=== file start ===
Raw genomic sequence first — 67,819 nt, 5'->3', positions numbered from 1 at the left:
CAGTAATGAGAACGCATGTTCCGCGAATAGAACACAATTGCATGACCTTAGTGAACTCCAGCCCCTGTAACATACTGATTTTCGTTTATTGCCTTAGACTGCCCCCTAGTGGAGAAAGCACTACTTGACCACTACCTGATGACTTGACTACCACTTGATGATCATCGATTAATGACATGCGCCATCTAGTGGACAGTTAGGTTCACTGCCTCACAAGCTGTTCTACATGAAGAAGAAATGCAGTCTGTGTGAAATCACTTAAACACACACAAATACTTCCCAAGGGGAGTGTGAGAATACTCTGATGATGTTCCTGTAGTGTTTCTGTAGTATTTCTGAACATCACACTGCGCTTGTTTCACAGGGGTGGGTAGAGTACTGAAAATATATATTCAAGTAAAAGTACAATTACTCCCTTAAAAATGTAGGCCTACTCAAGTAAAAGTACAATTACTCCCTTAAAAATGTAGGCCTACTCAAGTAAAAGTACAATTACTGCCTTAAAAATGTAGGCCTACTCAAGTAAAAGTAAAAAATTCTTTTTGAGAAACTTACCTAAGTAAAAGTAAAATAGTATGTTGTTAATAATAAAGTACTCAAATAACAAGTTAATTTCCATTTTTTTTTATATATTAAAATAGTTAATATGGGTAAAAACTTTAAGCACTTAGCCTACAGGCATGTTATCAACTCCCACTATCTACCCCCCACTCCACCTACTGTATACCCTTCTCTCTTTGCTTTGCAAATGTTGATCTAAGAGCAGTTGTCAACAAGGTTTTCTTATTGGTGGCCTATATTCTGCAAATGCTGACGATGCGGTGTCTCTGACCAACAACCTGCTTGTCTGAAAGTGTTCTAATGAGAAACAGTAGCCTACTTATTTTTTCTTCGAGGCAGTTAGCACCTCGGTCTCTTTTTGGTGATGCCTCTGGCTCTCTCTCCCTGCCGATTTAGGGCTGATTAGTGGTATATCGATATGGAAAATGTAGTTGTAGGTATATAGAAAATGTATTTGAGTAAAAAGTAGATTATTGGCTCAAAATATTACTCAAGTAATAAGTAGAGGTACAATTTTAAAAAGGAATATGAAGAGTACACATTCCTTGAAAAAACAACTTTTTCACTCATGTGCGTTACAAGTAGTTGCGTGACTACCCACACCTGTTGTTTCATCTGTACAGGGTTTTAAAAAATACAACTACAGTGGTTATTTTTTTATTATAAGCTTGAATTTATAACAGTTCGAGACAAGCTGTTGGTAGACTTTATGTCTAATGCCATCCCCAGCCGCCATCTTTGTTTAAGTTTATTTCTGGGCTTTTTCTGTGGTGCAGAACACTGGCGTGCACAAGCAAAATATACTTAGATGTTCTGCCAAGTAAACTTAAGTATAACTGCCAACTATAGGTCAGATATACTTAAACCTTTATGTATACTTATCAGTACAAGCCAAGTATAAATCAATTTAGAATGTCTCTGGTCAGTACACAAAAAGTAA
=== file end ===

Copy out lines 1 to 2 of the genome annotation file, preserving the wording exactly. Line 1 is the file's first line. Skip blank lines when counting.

Raw genomic sequence first — 67,819 nt, 5'->3', positions numbered from 1 at the left:
CAGTAATGAGAACGCATGTTCCGCGAATAGAACACAATTGCATGACCTTAGTGAACTCCAGCCCCTGTAACATACTGATTTTCGTTTATTGCCTTAGACTGCCCCCTAGTGGAGAAAGCACTACTTGACCACTACCTGATGACTTGACTACCACTTGATGATCATCGATTAATGACATGCGCCATCTAGTGGACAGTTAGGTTCACTGCCTCACAAGCTGTTCTACATGAAGAAGAAATGCAGTCTGTGTGAAATCACTTAAACACACACAAATACTTCCCAAGGGGAGTGTGAGAATACTCTGATGATGTTCCTGTAGTGTTTCTGTAGTATTTCTGAACATCACACTGCGCTTGTTTCACAGGGGTGGGTAGAGTACTGAAAATATATATTCAAGTAAAAGTACAATTACTCCCTTAAAAATGTAGGCCTACTCAAGTAAAAGTACAATTACTCCCTTAAAAATGTAGGCCTACTCAAGTAAAAGTACAATTACTGCCTTAAAAATGTAGGCCTACTCAAGTAAAAGTAAAAAATTCTTTTTGAGAAACTTACCTAAGTAAAAGTAAAATAGTATGTTGTTAATAATAAAGTACTCAAATAACAAGTTAATTTCCATTTTTTTTTATATATTAAAATAGTTAATATGGGTAAAAACTTTAAGCACTTAGCCTACAGGCATGTTATCAACTCCCACTATCTACCCCCCACTCCACCTACTGTATACCCTTCTCTCTTTGCTTTGCAAATGTTGATCTAAGAGCAGTTGTCAACAAGGTTTTCTTATTGGTGGCCTATATTCTGCAAATGCTGACGATGCGGTGTCTCTGACCAACAACCTGCTTGTCTGAAAGTGTTCTAATGAGAAACAGTAGCCTACTTATTTTTTCTTCGAGGCAGTTAGCACCTCGGTCTCTTTTTGGTGATGCCTCTGGCTCTCTCTCCCTGCCGATTTAGGGCTGATTAGTGGTATATCGATATGGAAAATGTAGTTGTAGGTATATAGAAAATGTATTTGAGTAAAAAGTAGATTATTGGCTCAAAATATTACTCAAGTAATAAGTAGAGGTACAATTTTAAAAAGGAATATGAAGAGTACACATTCCTTGAAAAAACAACTTTTTCACTCATGTGCGTTACAAGTAGTTGCGTGACTACCCACACCTGTTGTTTCATCTGTACAGGGTTTTAAAAAATACAACTACAGTGGTTATTTTTTTATTATAAGCTTGAATTTATAACAGTTCGAGACAAGCTGTTGGTAGACTTTATGTCTAATGCCATCCCCAGCCGCCATCTTTGTTTAAGTTTATTTCTGGGCTTTTTCTGTGGTGCAGAACACTGGCGTGCACAAGCAAAATATACTTAGATGTTCTGCCAAGTAAACTTAAGTATAACTGCCAACTATAGGTCAGATATACTTAAACCTTTATGTATACTTATCAGTACAAGCCAAGTATAAATCAATTTAGAATGTCTCTGGTCAGTACACAAAAAGTAA